Section 1350 Certification of Chief Executive Officer of the Company in accordance with Section 906 of the Sarbanes-Oxley Act of 2002*  
Furnished herewith
32(b)
  Section 1350 Certification of Chief Financial Officer of the Company in accordance with Section 906 of the Sarbanes-Oxley Act of 2002*  
Furnished herewith


A signed original of this written statement required by Section 906 has been provided to the Company and will be retained by the Company and furnished to the Securities and Exchange Commission or its staff upon request.

(b) Reports on Form 8-K

      During the quarter ended September 30, 2003, the Company filed the following Report on Form 8-K:

  (1)  Current report on Form 8-K filed July 31, 2003 setting forth the earnings release for the fiscal quarter ended June 30, 2003

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SIGNATURES

      Pursuant to the requirements of Section 13 or 15(d) of the Securities Exchange Act of 1934, the registrant has duly caused this report to be signed on its behalf by the undersigned, thereunto duly authorized.

     
    THE WALT DISNEY COMPANY
   
    (Registrant)
 
Date: December 12, 2003
  By: /s/ MICHAEL D. EISNER
   
    (Michael D. Eisner,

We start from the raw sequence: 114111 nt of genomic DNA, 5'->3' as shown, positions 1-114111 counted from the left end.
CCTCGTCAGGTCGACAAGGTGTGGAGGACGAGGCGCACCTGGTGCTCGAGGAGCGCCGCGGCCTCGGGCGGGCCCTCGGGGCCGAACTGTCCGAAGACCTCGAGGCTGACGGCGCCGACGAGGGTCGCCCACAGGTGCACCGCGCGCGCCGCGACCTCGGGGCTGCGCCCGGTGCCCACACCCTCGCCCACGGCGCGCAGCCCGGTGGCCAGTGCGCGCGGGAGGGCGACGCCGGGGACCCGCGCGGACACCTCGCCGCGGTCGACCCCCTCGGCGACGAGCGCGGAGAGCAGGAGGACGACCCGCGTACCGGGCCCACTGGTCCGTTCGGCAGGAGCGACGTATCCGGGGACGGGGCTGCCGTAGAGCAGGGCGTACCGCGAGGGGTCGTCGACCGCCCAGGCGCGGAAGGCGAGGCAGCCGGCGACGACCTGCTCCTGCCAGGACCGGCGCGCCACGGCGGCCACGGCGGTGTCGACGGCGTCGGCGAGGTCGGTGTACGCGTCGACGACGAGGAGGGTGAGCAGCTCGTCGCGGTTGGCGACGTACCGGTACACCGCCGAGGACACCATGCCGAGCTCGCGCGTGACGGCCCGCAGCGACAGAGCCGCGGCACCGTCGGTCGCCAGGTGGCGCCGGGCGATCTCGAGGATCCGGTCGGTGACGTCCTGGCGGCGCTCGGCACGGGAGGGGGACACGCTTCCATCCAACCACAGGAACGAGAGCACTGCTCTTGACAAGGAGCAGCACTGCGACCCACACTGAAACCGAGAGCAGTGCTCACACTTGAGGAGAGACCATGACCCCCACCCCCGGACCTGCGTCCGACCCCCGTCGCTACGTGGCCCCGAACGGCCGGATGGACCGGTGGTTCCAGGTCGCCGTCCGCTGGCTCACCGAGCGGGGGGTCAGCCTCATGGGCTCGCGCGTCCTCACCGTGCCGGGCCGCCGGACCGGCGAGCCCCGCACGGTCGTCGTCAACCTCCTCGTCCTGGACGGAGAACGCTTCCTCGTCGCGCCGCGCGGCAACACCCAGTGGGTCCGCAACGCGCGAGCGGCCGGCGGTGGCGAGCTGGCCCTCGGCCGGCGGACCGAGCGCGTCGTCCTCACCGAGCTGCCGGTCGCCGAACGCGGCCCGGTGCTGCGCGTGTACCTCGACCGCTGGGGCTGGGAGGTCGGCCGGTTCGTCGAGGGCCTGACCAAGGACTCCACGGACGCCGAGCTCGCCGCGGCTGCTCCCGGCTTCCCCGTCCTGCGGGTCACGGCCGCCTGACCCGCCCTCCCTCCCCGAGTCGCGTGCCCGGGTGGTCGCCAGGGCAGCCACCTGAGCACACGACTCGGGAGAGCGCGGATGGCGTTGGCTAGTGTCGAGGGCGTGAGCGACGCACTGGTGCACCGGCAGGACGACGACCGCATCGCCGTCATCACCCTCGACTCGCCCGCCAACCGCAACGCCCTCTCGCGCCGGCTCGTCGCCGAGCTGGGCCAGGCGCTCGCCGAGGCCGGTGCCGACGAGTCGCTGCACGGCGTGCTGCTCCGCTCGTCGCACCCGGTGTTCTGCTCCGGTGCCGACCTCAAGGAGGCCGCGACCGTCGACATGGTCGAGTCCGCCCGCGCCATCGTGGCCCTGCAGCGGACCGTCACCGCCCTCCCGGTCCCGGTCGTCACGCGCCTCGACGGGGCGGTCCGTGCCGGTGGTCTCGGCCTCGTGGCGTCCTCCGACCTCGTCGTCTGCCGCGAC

Chairman of the Board and Chief Executive Officer)

      Pursuant to the requirements of the Securities Exchange Act of 1934, this report has been signed below by the following persons on behalf of the registrant and in the capacities and on the dates indicated.

             
Signature Title Date



  Principal Executive Officer
  /s/ MICHAEL D. EISNER

  (Michael D. Eisner)
  Chairman of the Board and Chief Executive Officer   December 12, 2003
 
  Principal Operating Officer
  /s/ ROBERT A. IGER

  (Robert A. Iger)
  President and Chief Operating Officer   December 12, 2003
 
  Principal Financial and Accounting Officers
  /s/ THOMAS O. STAGGS

  (Thomas O. Staggs)
  Senior Executive Vice President and Chief Financial Officer   December 12, 2003
 
  /s/ JOHN J. GARAND

  (John J. Garand)
  Executive Vice President-Planning and Control   December 12, 2003
 
  Directors
  /s/ JOHN E. BRYSON

  (John E. Bryson)
  Director   December 12, 2003
 
  /s/ MICHAEL D. EISNER

  (Michael D. Eisner)
  Director   December 12, 2003
 
  /s/ JUDITH L. ESTRIN

  (Judith L. Estrin)
  Director   December 12, 2003
 
  /s/ ROBERT A. IGER

  (Robert A. Iger)
  Director   December 12, 2003
 
  /s/ MONICA C. LOZANO

  (Monica C. Lozano)
  Director   December 12, 2003
 
  /s/ ROBERT W. MATSCHULLAT

  (Robert W. Matschullat)
  Director   December 12, 2003

-60-


Table of Contents

             
Signature Title Date



 
  /s/ GEORGE J. MITCHELL

  (George J. Mitchell)
  Director   December 12, 2003
 
  /s/ THOMAS S. MURPHY

  (Thomas S. Murphy)
  Director   December 12, 2003
 
  /s/ LEO J. O’DONOVAN, S.J.

  (Leo J. O’Donovan, S.J.)
  Director   December 12, 2003
 
  /s/ RAYMOND L. WATSON

  (Raymond L. Watson)
  Director   December 12, 2003
 
  /s/ GARY L. WILSON

  (Gary L. Wilson)
  Director   December 12, 2003

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Table of Contents

THE WALT DISNEY COMPANY AND SUBSIDIARIES

INDEX TO FINANCIAL STATEMENTS AND SUPPLEMENTAL DATA